HUNDREDS of people have come to our course saying “keto initially worked for me to lose weight, but now I have regained it plus some.” Their hormones and metabolisms crashed, and the restrictive approach lead to a never ending binge cycle where progress is made, lost, made, lost, etc. That isn’t healthy!

Cutting carbs does not automatically = weight loss. For some people, restricting an entire macronutrient will help them lower their caloric intake, which can lead to temporary weight loss.

But you don’t have to cut carbs to lose weight. That is simply not true — increasing fat oxidation does not increase weight loss.3 You can still burn fat when including carbohydrates in your diet.

2. Eat breakfast — No, fasting is not the magical tool either. If it helps you cut calories for a period of time, that is likely what led to initial success. But fasting is a sign to the body that it needs to preserve. A body will NOT increase metabolism when it senses scarcity. So, eat breakfast!

Those who eat a big breakfast burn twice as many calories (have an improved BMR) relative to those who don’t eat breakfast or eat a small breakfast and eat a large dinner.4 Your diet induced thermogenesis is 2.5x higher in the morning relative to the evening.

Those who eat breakfast also experience fewer cravings and have healthier blood glucose and insulin patterns.5 You just fasted for 8-10 hours — eat your breakfast.

3. Cook most of your meals — Your food choices (the source of calories) will also impact how your body produces energy and your hormones (thus impacting your BMR).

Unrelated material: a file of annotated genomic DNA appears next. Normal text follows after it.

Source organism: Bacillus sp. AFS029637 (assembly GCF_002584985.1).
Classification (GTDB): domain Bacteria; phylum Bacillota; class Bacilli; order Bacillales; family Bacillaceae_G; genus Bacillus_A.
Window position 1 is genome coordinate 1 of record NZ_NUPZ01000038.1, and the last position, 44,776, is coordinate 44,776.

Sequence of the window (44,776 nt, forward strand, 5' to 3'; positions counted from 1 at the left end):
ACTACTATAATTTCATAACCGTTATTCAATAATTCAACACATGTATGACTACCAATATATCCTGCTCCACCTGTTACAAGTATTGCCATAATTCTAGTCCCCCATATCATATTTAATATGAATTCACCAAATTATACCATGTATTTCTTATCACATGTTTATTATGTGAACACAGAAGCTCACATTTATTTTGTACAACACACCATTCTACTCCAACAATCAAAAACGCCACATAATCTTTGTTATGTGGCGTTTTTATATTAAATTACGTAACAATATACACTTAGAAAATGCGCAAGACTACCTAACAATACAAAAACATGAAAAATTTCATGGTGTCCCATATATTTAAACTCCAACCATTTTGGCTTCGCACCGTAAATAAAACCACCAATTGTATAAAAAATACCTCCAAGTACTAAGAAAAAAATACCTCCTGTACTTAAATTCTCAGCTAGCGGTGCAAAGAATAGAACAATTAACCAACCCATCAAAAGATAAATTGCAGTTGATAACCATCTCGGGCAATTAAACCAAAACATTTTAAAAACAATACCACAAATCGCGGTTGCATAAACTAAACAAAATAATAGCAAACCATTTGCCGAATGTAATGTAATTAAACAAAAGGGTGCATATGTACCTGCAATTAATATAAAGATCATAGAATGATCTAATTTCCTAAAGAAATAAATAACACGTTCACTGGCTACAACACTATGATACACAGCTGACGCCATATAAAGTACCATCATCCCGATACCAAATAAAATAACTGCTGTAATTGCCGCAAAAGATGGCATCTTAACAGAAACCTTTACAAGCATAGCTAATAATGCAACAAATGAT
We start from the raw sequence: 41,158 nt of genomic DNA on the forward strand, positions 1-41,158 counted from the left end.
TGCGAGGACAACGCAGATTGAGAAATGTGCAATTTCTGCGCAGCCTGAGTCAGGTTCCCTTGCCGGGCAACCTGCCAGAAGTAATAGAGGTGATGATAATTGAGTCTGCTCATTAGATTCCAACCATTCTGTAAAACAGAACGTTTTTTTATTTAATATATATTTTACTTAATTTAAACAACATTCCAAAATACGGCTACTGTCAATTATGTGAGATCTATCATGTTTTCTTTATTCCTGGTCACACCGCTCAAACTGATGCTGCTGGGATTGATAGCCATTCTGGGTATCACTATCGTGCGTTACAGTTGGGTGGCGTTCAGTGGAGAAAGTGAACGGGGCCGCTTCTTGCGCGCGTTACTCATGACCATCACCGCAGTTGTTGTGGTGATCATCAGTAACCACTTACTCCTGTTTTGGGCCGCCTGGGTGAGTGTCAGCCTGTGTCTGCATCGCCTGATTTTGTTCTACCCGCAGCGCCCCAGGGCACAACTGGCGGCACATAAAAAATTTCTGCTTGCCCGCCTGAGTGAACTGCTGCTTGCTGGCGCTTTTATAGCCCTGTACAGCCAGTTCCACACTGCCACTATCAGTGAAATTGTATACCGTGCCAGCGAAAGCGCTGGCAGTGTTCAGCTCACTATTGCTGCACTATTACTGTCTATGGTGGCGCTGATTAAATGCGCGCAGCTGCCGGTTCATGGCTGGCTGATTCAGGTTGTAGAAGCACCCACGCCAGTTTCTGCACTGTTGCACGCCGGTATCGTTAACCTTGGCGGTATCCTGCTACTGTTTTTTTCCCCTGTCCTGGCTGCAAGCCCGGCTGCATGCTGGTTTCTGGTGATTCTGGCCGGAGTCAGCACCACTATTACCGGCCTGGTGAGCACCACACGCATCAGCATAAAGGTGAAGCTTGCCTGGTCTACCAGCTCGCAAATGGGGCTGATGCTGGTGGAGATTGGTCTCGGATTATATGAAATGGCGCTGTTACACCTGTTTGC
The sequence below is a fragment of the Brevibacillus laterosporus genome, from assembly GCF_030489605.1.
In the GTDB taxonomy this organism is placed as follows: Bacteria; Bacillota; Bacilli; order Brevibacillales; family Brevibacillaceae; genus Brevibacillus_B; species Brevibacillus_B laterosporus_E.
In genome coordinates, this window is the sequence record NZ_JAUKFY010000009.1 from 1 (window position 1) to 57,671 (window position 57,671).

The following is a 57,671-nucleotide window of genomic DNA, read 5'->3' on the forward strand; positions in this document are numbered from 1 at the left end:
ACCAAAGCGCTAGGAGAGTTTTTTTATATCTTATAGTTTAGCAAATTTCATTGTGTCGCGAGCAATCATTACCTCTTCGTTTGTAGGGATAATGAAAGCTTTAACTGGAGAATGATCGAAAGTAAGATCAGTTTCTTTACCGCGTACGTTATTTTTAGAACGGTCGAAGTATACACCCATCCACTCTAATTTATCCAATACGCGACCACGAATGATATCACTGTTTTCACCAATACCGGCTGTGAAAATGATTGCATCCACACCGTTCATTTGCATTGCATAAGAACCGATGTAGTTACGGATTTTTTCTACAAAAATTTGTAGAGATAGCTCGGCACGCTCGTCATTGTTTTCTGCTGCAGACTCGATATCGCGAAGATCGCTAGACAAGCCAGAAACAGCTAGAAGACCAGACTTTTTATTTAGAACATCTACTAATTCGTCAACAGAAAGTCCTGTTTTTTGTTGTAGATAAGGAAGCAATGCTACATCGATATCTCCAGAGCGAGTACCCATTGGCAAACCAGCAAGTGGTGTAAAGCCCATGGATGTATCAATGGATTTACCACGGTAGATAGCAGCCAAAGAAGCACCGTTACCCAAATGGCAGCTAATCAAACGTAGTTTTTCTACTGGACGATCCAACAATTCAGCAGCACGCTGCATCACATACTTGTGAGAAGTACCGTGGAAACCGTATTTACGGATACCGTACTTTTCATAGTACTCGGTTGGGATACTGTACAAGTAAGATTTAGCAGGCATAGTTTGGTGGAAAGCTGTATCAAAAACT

The whole point of a “pro metabolic” nutrition strategy is to improve how your body generates energy and maintain balanced hormones. When you become aware of better food choices, you can work towards maximizing your BMR.

Processed food and most take out/restaurant food are often very energy dense (they are high carb and high fat), PUFA rich, and micronutrient poor. You will truly not make significant progress long term if you do not start cooking most of your meals (eating out a few times a week is fine!)

Most processed food are also filled with preservatives, gums, dyes and fillers — all of which can negatively impact your gut health overtime, which will hinder energy production and metabolism.

4. Consume adequate dietary calcium — It has been demonstrated that each 300 mg increment in regular calcium intake is associated with approximately 1 kg less body fat in children and 2.5–3.0 kg lower body weight in adults.6

A higher calcium diet was also shown to be more effective in reducing abdominal fat in subjects with Type 2 diabetes relative to a lower calcium diet.7 Calcium may influence body fat levels due to its effect on BMR8 due to the enhancement of thermogenesis and reduction in fat synthesis.9

So, make sure you are regularly eating milk, cheese, yogurt, or well cooked dark leafy greens for the metabolic enhancements of dietary calcium.

5. Frequent walks and movement throughout the day — High activity levels play a major role in having a healthy metabolic response — we respond to strength training better and we improve how our body responds to the food we eat by lowering blood lipids and improving our insulin response.

Individuals who participate in habitual physical activity can maintain lower body fat and a higher BMR than sedentary controls with similar body mass, FFM, and body mass index.10

There are so many studies in the literature documenting that frequent movement throughout the day is vital for a healthy metabolism. In fact, some studies are now showing that we do not get the health benefits of a workout unless we are active throughout the day, not just in the workout.

Meaning, if you workout for 30 min – 1 hour a day, and then sit the rest of the day — you actually aren’t getting the health benefits (such as improved fuel utilization) of that workout! You could just be wasting your time.